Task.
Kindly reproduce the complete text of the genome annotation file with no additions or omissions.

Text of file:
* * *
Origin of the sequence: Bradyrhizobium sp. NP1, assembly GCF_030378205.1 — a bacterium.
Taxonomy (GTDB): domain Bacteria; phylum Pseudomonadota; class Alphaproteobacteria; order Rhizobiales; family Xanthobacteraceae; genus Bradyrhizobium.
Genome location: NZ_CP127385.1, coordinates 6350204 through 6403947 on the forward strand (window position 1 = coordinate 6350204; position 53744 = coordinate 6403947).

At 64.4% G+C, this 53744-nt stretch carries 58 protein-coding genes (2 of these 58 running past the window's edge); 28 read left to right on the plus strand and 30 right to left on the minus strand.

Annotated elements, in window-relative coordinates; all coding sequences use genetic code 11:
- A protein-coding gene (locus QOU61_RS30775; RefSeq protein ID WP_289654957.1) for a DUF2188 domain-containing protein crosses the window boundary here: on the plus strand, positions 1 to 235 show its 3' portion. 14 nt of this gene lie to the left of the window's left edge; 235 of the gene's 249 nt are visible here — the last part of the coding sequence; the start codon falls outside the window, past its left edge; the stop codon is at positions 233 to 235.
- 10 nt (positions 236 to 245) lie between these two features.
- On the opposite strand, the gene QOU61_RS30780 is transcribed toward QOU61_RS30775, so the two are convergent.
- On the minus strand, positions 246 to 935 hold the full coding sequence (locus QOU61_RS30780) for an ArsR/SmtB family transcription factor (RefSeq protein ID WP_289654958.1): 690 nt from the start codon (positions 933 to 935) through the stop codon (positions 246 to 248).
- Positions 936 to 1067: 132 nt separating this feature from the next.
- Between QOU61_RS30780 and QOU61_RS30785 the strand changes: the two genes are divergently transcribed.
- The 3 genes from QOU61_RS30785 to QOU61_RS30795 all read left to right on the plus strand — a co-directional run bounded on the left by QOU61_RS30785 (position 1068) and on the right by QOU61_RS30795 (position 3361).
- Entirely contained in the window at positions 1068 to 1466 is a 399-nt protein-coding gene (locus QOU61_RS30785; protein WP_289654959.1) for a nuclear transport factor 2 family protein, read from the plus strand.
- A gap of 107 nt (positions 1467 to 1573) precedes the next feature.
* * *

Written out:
Origin of the sequence: Bradyrhizobium sp. NP1, assembly GCF_030378205.1 — a bacterium.
Taxonomy (GTDB): domain Bacteria; phylum Pseudomonadota; class Alphaproteobacteria; order Rhizobiales; family Xanthobacteraceae; genus Bradyrhizobium.
Genome location: NZ_CP127385.1, coordinates 6350204 through 6403947 on the forward strand (window position 1 = coordinate 6350204; position 53744 = coordinate 6403947).

At 64.4% G+C, this 53744-nt stretch carries 58 protein-coding genes (2 of these 58 running past the window's edge); 28 read left to right on the plus strand and 30 right to left on the minus strand.

Annotated elements, in window-relative coordinates; all coding sequences use genetic code 11:
- A protein-coding gene (locus QOU61_RS30775; RefSeq protein ID WP_289654957.1) for a DUF2188 domain-containing protein crosses the window boundary here: on the plus strand, positions 1 to 235 show its 3' portion. 14 nt of this gene lie to the left of the window's left edge; 235 of the gene's 249 nt are visible here — the last part of the coding sequence; the start codon falls outside the window, past its left edge; the stop codon is at positions 233 to 235.
- 10 nt (positions 236 to 245) lie between these two features.
- On the opposite strand, the gene QOU61_RS30780 is transcribed toward QOU61_RS30775, so the two are convergent.
- On the minus strand, positions 246 to 935 hold the full coding sequence (locus QOU61_RS30780) for an ArsR/SmtB family transcription factor (RefSeq protein ID WP_289654958.1): 690 nt from the start codon (positions 933 to 935) through the stop codon (positions 246 to 248).
- Positions 936 to 1067: 132 nt separating this feature from the next.
- Between QOU61_RS30780 and QOU61_RS30785 the strand changes: the two genes are divergently transcribed.
- The 3 genes from QOU61_RS30785 to QOU61_RS30795 all read left to right on the plus strand — a co-directional run bounded on the left by QOU61_RS30785 (position 1068) and on the right by QOU61_RS30795 (position 3361).
- Entirely contained in the window at positions 1068 to 1466 is a 399-nt protein-coding gene (locus QOU61_RS30785; protein WP_289654959.1) for a nuclear transport factor 2 family protein, read from the plus strand.
- A gap of 107 nt (positions 1467 to 1573) precedes the next feature.